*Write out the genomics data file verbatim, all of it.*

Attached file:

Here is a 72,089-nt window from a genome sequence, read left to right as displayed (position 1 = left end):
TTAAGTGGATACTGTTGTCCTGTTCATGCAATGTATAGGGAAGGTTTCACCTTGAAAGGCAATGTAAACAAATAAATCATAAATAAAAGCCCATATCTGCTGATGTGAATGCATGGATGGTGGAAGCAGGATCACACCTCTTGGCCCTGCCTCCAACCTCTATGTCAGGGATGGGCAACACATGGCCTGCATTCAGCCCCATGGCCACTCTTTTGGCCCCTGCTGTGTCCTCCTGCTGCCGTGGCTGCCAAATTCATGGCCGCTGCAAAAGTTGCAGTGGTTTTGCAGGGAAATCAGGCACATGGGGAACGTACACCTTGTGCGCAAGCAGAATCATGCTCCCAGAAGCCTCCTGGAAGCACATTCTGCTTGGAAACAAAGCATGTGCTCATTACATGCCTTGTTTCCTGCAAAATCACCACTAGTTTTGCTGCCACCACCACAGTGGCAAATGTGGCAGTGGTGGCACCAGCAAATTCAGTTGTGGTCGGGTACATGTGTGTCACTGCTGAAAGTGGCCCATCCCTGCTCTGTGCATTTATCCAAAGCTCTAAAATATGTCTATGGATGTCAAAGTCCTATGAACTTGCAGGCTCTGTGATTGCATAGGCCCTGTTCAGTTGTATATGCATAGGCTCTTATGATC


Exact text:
Here is a 72,089-nt window from a genome sequence, read left to right as displayed (position 1 = left end):
TTAAGTGGATACTGTTGTCCTGTTCATGCAATGTATAGGGAAGGTTTCACCTTGAAAGGCAATGTAAACAAATAAATCATAAATAAAAGCCCATATCTGCTGATGTGAATGCATGGATGGTGGAAGCAGGATCACACCTCTTGGCCCTGCCTCCAACCTCTATGTCAGGGATGGGCAACACATGGCCTGCATTCAGCCCCATGGCCACTCTTTTGGCCCCTGCTGTGTCCTCCTGCTGCCGTGGCTGCCAAATTCATGGCCGCTGCAAAAGTTGCAGTGGTTTTGCAGGGAAATCAGGCACATGGGGAACGTACACCTTGTGCGCAAGCAGAATCATGCTCCCAGAAGCCTCCTGGAAGCACATTCTGCTTGGAAACAAAGCATGTGCTCATTACATGCCTTGTTTCCTGCAAAATCACCACTAGTTTTGCTGCCACCACCACAGTGGCAAATGTGGCAGTGGTGGCACCAGCAAATTCAGTTGTGGTCGGGTACATGTGTGTCACTGCTGAAAGTGGCCCATCCCTGCTCTGTGCATTTATCCAAAGCTCTAAAATATGTCTATGGATGTCAAAGTCCTATGAACTTGCAGGCTCTGTGATTGCATAGGCCCTGTTCAGTTGTATATGCATAGGCTCTTATGATC